I often feel offended when I come across popular rhetoric that compares the administration of local government to that of a circus.
Circus acts are a well-coordinated orchestra of talented individuals, each of whom understands the importance of their role and responsibilities in performing the act and creating value for its spectators.
The fulcrum of the overall piece is the playmaker: a guiding figure who synchronizes the singular and smaller elements with a steady hand, quickly dealing with issues when they arise and ensuring that – at least for the audience – the process goes smoothly.
On the performance spectrum, a sideshow is poles apart from local government management, and even further from the situation key metropolises find themselves in now – and arguably always – as a result of voting trends in past municipal elections.
A cursory glance at South Africa’s track record of local government coalitions paints a picture of flimsy agreements tossed about carelessly and short-sighted, self-serving agendas – left susceptible to attitudes and egos of party leaders who reverse the scenario on a political whim.
Nelson Mandela Bay Municipality after 2016 is a prime example – the DA’s relationship of convenience with the UDM crumbled when the Movement’s deputy mayor, Mongameli Bobani, was removed from office over corruption allegations, leaving the EFF free to pull the trigger when it felt the DA needed a hiding place on its land policy. What followed was a rapid turnover of mayoral hats, first for the UDM, then the ANC, and again at the DA.
The result: a municipality seen as one of the country’s biggest contributors to wasteful, wasteful and irregular spending (over R1 billion in total) while its residents suffered from leaking sewers, burst pipes and power outages.
The municipality of Metsimaholo found itself under administration after infighting between coalition partners, the ANC and the SACP, led to disruptions in important meetings aimed at resolving service delivery issues. In Rustenburg, a coalition between the ANC and the Botho Community Movement (BCM) collapsed – and again in Nama Khoi between the ANC and the Khoisan Revolution Party; and again at Beaufort West between the DA and the Karoo Democratic Force; and again in Laingsburg between the DA and the Karoo Development Party (KOP); and again in Prince Albert between the DA and the Karoo Gemeenskap Party.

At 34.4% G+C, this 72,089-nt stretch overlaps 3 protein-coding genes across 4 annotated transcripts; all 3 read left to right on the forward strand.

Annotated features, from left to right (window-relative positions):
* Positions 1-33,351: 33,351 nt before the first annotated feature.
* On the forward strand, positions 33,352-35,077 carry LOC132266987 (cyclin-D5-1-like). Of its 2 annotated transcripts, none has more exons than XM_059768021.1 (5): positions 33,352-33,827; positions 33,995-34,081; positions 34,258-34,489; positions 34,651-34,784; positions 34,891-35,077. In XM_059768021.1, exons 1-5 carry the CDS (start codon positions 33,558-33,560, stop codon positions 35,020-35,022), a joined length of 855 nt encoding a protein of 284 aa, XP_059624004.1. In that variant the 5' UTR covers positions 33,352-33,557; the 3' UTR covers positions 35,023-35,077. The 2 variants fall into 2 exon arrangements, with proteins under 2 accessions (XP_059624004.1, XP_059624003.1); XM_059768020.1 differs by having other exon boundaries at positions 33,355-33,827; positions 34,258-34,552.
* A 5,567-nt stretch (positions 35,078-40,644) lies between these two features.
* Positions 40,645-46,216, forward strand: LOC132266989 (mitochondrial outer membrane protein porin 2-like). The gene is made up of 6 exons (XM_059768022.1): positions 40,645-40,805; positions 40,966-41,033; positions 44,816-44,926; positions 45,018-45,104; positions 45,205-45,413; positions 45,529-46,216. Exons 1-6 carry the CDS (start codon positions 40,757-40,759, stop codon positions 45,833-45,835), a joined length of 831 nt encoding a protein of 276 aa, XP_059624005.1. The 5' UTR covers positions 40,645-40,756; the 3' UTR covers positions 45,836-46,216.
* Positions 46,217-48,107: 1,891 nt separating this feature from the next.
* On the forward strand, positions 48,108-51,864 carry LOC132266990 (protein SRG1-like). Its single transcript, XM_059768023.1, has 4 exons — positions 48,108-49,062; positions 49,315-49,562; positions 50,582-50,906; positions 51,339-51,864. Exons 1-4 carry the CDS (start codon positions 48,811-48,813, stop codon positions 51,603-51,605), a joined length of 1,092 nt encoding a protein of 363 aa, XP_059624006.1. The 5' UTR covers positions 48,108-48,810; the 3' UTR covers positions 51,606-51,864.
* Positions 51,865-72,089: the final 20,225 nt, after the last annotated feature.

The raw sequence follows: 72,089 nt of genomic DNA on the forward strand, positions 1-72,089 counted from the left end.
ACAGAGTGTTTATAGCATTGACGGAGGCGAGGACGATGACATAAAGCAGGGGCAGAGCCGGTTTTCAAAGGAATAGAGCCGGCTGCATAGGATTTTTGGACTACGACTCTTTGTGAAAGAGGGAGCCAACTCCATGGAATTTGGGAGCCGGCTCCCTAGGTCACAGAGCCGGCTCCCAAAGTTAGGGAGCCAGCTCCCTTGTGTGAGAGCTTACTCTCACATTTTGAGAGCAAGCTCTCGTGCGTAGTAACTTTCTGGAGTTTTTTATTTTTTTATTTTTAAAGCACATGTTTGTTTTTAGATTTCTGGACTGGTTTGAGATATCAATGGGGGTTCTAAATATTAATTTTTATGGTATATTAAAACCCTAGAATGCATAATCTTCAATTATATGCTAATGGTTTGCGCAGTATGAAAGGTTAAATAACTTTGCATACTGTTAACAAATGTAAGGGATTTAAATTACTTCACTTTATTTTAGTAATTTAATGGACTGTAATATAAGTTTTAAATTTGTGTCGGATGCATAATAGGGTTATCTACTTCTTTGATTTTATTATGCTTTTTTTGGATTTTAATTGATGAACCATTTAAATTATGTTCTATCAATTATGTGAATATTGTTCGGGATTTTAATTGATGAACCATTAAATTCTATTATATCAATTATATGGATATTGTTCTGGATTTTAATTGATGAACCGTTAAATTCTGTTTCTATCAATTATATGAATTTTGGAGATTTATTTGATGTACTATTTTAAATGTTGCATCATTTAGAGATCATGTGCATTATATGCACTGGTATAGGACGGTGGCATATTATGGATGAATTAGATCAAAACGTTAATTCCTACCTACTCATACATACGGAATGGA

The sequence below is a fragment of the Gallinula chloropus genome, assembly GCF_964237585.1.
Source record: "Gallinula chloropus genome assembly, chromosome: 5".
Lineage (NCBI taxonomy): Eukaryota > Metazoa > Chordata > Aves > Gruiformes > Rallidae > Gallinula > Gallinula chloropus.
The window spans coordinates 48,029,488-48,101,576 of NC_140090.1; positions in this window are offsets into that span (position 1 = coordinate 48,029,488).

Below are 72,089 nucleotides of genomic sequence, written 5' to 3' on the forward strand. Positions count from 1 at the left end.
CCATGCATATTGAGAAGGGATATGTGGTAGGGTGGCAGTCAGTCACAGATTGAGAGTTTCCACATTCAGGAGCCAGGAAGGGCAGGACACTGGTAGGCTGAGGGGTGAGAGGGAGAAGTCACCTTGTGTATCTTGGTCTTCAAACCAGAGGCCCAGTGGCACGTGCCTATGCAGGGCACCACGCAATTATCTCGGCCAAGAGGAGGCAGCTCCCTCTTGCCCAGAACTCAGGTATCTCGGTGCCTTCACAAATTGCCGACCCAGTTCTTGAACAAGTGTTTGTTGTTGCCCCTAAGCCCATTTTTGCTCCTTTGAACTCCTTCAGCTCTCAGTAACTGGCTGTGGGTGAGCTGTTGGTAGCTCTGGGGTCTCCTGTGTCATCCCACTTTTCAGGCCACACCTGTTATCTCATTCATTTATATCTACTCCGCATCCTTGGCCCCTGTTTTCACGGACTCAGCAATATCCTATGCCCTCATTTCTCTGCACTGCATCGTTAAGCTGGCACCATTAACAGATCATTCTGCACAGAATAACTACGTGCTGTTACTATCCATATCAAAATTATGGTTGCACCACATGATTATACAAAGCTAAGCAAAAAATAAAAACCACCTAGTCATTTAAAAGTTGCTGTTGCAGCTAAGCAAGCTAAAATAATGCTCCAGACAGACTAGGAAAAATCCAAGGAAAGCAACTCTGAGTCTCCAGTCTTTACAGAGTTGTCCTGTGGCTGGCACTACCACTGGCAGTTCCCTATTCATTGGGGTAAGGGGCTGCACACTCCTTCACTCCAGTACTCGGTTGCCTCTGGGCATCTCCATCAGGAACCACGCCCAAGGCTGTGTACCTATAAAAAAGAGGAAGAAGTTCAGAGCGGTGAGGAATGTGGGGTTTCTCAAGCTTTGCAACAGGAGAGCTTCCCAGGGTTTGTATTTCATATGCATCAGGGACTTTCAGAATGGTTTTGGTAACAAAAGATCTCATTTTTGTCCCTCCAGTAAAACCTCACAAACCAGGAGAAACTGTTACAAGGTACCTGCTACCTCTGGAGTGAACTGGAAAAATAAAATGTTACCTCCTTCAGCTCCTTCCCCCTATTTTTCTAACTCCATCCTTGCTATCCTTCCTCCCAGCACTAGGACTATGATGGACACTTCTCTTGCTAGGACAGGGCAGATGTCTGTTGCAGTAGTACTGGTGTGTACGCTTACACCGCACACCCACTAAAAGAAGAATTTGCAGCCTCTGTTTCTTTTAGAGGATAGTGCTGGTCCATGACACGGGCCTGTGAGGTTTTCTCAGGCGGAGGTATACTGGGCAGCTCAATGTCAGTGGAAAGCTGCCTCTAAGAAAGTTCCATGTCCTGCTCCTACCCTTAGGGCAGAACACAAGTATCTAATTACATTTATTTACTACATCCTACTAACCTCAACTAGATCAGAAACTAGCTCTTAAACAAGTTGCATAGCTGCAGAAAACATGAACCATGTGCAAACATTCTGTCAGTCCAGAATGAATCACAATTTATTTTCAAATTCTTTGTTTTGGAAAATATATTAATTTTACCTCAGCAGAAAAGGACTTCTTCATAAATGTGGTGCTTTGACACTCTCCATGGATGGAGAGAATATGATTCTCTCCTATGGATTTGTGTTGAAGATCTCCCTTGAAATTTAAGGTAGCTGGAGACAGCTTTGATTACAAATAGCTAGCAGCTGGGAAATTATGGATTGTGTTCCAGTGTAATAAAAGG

The inevitable severance of relations between the DA and the EFF in Tshwane and Johannesburg is also well documented.
Johannesburg’s first city council meeting of the year came to an abrupt end after debate descended into madness over how to vote for the President of Presidents. The meeting that followed was no better, characterized by delays and an organized walkout by the ANC, EFF and smaller parties.
Undoubtedly, South Africans, by their vote, expressed an appetite for coalition governance. After the 2021 local government elections, 70 suspended councils were recorded compared to 27 in 2016, an increase of 61.42%.
But to avoid the same pitfalls we have fallen into before, more needs to be done to safeguard the future of communities tied to coalition governments. It has to start at the top, with the Constitution.
It must have been difficult for the architects of our Constitution to imagine a day when a coalition government, rather than an absolute majority government, would come into effect. So difficult in fact that there are no stated provisions to guide how a coalition government should be held accountable, managed and monitored.
It is therefore appropriate to anticipate a number of amendments, firstly, to open the door to behind-the-scenes negotiations between the parties who are negotiating for an agreement. This bargaining should be subject to public scrutiny, leaving it up to the voter to decide whether such an arrangement fits with the mandate they have given their party.
Second, the end of the friends-with-benefits attitude; it’s either you’re in or you’re not – put a ring on it. Formal agreements – which outline power-sharing arrangements and decision-making processes – should be a prerequisite before handing over the keys to the city.
This will put an end to the tiptoeing of some parties around their constituencies through confidence and supply agreements with parties that share a directly opposing ideological point of view.
And finally, some sort of independent tribunal should be established to mitigate disputes between coalition parties and hold those parties to their formal agreements — with consequences for those who get it wrong.
The above may not be a one-size-fits-all solution, but serves as a starting point to ensure stability within local governance for at least the five five-year terms, in the hope that one day be, the local government will behave like a circus.
Amil Umraw is a SABC Specialist Researcher